When do I need a Fire Safety Certificate on my building?

written by Tracey Sludds
Building On Fire With Text Saying Fire Safety Design Is Paramount To A Safe Building

Under the Building Control Act two main sets of regulations have been issued, the Building Regulations which sets standards for building works and the Building Control Regulations which puts procedures in place to control building works.

Your Local Authority Fire Department will processes the Fire Safety Certificates applications for buildings and works in your area, on receipt of a valid Fire Safety Certificate Application prepared by your Architect/Fire Consultant on your behalf.

A Fire Safety Certificate is a certificate issued by the Building Control Authority which states that the works or building to which the application relates will, if constructed in accordance with the plans and specifications submitted, comply with the requirements of Part B of the Second Schedule to the Building Regulations.

The following developments (other than those listed as exempt below) require a Fire Safety Certificate;

  1. works in connection with the design and construction of a new building,
  2. works in connection with the material alteration of—(i) a day centre, (ii) a building containing a flat, (iii) a hotel, hostel or guest building, or (iv) an institutional building, or (v) a place of assembly, or (vi) a shopping centre, but excluding works to such buildings, consisting solely of minor works,
  3. works in connection with the material alteration of a shop, office or industrial building where— (i) additional floor area is being provided within the existing building, or (ii) the building is being subdivided into a number of units for separate occupancy,
  4. works in connection with the extension of a building by more than 25 square metres,
  5. a building as regards which a material change of use takes place,

to which the requirements of Part B of the Second Schedule to the Building Regulations

The following buildings are exempted from the requirement to obtain a Fire Safety Certificate:

  1. a single storey building which— (i) is used exclusively for the storage of materials or products, for the accommodation of plant or machinery or in connection with the housing, care or management of livestock, (ii) is used solely for the purpose of agriculture, and (iii) is a building in which the only persons habitually employed are engaged solely in the care, supervision, regulation, maintenance, storage or removal of the materials, products, plant, machinery or livestock in the building, and which is either attached to another such building or detached from any other building,
  2. a building used as a dwelling other then a flat,
  3. a single storey building used as a domestic garage,
  4. a single storey building (other than one described in (c)) ancillary to a dwelling (such as a summer house, poultry-house, aviary, conservatory, coal shed, garden tool shed or bicycle shed) which is used exclusively for recreational or storage purposes or the keeping of plants, birds or animal for domestic purpose's and is not used for the purposes of any trade or business or for human habitation,

or to works in connection with such a building provided that, after the works are carried out, the building is or continues to be a building referred to in paragraphs (1) to (4).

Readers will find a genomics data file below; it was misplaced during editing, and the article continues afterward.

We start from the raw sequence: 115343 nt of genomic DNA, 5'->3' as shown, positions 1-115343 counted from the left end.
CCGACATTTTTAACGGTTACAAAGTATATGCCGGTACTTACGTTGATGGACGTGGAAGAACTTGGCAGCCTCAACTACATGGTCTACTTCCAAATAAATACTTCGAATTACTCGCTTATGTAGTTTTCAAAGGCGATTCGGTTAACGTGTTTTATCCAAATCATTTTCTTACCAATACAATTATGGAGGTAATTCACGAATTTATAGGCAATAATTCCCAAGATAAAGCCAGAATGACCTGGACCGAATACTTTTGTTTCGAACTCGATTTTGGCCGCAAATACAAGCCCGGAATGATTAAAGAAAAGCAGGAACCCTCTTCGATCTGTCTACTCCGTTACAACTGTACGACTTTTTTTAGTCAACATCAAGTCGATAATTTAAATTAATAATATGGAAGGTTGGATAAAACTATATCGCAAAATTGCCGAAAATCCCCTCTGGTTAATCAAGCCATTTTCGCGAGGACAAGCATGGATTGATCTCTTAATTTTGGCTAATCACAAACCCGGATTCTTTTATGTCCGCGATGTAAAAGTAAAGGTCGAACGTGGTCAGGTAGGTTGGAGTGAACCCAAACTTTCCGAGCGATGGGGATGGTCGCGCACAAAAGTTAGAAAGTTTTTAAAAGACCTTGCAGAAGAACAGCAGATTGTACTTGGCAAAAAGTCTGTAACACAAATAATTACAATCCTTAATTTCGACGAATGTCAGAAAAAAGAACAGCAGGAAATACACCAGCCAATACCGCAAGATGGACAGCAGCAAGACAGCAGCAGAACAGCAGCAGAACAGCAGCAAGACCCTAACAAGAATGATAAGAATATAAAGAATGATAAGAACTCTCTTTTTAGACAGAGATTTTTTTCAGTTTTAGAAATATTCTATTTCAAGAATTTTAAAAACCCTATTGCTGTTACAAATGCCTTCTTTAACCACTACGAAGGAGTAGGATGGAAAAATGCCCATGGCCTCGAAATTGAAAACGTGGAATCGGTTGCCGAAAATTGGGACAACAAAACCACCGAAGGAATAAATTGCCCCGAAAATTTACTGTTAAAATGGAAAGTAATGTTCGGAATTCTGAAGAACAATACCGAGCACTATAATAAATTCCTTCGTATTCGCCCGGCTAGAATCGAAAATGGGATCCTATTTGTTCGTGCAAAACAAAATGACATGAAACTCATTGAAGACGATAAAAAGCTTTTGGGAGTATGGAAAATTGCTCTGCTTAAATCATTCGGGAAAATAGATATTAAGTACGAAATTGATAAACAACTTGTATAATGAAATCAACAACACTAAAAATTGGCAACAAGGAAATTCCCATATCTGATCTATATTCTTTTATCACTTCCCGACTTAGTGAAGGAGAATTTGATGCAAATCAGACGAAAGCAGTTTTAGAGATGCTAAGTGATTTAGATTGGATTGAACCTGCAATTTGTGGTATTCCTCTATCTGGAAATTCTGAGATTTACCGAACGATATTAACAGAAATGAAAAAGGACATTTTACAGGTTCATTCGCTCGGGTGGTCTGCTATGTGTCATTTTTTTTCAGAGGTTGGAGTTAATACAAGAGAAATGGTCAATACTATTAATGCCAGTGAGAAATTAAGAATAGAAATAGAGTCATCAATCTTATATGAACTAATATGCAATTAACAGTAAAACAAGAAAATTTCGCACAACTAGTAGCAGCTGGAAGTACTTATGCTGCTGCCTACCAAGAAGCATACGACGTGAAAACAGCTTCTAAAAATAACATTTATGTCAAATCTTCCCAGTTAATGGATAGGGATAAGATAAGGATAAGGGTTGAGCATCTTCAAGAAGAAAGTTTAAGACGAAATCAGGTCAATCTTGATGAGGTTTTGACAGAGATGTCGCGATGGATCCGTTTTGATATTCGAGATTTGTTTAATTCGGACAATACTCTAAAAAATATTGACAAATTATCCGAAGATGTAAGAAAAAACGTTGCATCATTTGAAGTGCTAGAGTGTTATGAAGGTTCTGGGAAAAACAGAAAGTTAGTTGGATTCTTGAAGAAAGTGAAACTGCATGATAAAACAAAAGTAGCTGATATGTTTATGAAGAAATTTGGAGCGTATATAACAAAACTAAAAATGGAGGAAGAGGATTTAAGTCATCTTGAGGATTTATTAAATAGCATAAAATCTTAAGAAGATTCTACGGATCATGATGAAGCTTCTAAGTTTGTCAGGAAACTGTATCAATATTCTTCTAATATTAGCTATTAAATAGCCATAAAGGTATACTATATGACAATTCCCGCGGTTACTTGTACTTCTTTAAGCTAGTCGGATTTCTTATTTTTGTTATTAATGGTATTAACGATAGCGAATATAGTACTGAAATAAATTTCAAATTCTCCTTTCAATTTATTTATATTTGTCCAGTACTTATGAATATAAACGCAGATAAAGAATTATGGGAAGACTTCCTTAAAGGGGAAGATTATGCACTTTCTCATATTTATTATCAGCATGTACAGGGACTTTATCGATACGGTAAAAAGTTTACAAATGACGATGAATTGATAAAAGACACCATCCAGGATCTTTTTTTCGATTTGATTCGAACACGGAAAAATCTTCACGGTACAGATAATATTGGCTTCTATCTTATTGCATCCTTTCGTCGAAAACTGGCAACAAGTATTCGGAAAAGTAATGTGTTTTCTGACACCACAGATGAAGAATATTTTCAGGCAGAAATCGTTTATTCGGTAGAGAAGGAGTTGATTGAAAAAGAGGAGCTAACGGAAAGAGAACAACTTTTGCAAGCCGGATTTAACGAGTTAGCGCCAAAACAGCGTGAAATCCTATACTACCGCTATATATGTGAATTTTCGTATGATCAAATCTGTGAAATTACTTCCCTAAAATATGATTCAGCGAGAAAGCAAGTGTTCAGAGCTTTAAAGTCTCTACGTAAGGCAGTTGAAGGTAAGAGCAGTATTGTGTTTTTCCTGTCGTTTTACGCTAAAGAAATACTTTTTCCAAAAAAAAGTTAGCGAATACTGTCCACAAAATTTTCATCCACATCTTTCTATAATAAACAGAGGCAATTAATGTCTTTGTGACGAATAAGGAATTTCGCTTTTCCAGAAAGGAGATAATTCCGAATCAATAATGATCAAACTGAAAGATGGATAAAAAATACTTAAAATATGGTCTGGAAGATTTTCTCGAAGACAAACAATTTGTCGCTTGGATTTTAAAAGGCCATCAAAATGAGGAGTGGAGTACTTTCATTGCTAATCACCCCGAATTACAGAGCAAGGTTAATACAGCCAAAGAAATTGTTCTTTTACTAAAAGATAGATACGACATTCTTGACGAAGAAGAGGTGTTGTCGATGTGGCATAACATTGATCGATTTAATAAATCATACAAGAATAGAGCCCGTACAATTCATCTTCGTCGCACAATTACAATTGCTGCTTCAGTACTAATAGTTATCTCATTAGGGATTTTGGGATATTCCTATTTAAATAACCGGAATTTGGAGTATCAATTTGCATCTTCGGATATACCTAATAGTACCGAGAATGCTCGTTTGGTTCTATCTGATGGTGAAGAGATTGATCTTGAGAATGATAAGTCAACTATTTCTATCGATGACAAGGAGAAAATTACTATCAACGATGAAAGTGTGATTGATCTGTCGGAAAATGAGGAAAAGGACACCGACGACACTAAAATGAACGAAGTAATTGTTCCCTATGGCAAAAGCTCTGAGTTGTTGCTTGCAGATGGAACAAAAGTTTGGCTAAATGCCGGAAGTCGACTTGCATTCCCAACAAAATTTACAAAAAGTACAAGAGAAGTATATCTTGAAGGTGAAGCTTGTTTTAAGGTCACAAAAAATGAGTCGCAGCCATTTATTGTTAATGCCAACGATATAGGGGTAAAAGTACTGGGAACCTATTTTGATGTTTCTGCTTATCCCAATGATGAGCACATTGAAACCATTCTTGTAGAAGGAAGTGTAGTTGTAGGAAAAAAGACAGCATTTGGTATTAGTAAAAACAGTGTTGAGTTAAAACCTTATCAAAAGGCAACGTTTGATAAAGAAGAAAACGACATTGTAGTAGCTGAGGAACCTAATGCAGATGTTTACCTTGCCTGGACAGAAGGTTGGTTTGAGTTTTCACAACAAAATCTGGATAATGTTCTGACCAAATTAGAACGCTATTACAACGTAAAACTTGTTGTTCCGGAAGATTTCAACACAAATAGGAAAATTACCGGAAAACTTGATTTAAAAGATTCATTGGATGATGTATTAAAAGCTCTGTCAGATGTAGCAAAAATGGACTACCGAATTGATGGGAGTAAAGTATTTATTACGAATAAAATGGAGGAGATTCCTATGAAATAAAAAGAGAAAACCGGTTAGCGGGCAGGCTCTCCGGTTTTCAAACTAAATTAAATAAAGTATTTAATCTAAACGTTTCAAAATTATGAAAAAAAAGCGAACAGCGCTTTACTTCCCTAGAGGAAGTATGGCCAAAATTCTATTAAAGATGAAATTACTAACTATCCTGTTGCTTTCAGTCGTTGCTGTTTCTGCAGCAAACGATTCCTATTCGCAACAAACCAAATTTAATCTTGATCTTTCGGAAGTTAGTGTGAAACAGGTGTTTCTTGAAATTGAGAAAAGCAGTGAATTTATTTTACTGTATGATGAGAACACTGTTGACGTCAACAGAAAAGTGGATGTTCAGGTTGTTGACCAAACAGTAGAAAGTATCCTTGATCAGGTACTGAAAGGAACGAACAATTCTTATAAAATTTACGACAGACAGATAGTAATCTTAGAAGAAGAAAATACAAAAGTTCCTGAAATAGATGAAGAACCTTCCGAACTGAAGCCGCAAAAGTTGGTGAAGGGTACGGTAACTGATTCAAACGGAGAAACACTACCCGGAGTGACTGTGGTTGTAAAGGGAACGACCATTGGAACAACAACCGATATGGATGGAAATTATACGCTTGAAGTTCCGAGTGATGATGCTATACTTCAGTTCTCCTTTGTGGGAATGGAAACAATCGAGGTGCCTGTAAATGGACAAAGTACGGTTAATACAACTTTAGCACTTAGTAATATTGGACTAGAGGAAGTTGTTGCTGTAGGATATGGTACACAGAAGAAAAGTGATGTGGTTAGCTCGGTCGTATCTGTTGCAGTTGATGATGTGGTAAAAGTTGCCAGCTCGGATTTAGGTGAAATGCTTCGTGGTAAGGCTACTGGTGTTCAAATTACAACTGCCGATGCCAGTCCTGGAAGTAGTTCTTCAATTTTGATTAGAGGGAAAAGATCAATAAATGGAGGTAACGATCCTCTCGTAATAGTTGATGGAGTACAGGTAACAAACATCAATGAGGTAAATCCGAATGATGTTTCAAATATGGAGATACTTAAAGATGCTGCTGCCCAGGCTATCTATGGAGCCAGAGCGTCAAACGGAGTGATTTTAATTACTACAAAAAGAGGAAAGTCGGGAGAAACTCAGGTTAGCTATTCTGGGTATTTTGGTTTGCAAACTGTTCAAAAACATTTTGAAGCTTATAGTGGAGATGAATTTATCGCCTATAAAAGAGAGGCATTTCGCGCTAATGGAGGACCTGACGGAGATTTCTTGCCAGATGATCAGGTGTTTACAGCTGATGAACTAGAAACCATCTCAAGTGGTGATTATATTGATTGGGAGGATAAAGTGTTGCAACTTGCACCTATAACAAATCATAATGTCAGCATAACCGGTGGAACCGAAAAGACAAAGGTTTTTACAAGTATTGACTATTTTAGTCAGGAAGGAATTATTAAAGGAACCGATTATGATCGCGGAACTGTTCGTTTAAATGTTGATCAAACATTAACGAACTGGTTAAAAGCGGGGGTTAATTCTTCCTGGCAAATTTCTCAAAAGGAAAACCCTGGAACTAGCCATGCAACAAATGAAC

Under the current Building Control Regulations there are 3 separate types of Fire Safety Certificates when dealing with fire safety of building design: 

  1. Fire Safety Certificate
  2. Revised Fire Safety Certificate
  3. Regularisation Fire Safety Certificate

Fire Safety Certificate

Before you begin any construction works or make a material change of use, you should apply for a Fire Safety Certificate. You may submit a 7-Day notice form along with the application in which case you may begin works after 7 days. The Local authority fee will increase for this fast tracked application process of 7 Days. A 7-Day notice form must be accompanied by a statutory declaration form declaring that any works carried out before the cert is granted will comply with fire safety regulations. 

There is a risk associated with the 7 Day notice option. If, during the 8 week application process, the fire authority requires any changes to the initial design or if conditions attached to the fire safety certificate stipulates changes to the initial design, any construction works already carried out that are not in compliance may need to be removed or altered in order to comply.

Revised Fire Safety Certificate

An application for a Revised Fire Safety Certificate should be made before works commence in respect of works where:

  1. A fire safety certificate is granted before grant of planning permission, and the planning permission requires changes to the initial design.   
  2. Significant revision is made to the design or works of a building for which a fire safety certificate has already been granted.

You may submit a 7-Day notice form along with the application in which case you may begin works after 7 days. 


Regularisation Fire Safety Certificate

A Regularisation Fire Safety Certificate is required where a building has been commenced or completed without a fire safety certificate being granted where one is required. The local authority fee is increased for this process and the authority has 8 weeks to make a decision. A regularisation fire safety certificate application must be accompanied by a statutory declaration form declaring that the documents submitted are true and accurate and properly represent the actual building.